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Friday, September 30, 2016

THE FRISCO KID (1979)

Gene Wilder’s a Polish rabbi who needs to cross an ocean & a continent to reach his new position in San Francisco; Harrison Ford’s the cowboy bandit who reluctantly helps get him there after they cross paths: let the misadventures & mismatched friendship begin. A nice set-up, and a nice film. And if Ford’s still a bit raw, Wilder brings a sort of blissed-out contentment to his stranger-in-a-strange-land shtick that’s both touching & authentic. If only the script were less of a hit-and-miss affair; or if director Robert Aldrich had more of a light touch to go along with the action staging; or if lenser Robert Hauser’s soundstage lighting wasn’t as bright & unattractive as a Mel Brooks comedy (good out on location though); or if the Native American segment weren’t cringe-inducing. Ah well, sometimes you takes what you gets. And what does work here, mostly Wilder holding to his faith and taking just as much delight in misfortune as in good luck, is pretty special.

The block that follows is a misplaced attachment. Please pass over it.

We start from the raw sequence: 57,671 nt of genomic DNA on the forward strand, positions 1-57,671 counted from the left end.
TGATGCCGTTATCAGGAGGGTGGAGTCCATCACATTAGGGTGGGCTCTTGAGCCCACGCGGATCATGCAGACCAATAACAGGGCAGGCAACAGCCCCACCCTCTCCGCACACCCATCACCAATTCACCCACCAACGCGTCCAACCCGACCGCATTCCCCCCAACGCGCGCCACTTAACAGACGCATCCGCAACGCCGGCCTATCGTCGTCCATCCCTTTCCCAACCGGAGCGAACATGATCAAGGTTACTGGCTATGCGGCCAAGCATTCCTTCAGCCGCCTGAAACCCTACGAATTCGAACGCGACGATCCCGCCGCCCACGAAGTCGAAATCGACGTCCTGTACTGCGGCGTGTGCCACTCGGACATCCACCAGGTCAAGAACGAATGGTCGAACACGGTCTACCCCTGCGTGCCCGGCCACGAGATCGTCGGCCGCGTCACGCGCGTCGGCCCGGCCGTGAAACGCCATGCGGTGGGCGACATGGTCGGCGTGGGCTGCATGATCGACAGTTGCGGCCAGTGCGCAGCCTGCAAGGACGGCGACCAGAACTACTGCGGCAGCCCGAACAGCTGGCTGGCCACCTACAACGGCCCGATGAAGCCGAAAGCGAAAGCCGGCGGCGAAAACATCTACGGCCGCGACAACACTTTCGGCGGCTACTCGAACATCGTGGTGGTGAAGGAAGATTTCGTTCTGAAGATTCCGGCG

DOUBLE-BILL: Going a little left of field, there’s the French slapstick of THE MAD ADVENTURES OF ‘RABBI’ JACOB/’73. Too bad that film’s writer/director (Gérard Oury) wasn’t in charge here.

ATTENTION MUST BE PAID: There’s a lovely gag in here, a nice bit of real Americana, when Wilder loses all to a trio of con-men and is rescued by a community of what he thinks are fellow Jews. Turns out, the lookalike tribe is Amish and speak a German his Polish-inflected Yiddish can’t quite handle. Still, they manage to figure it out.

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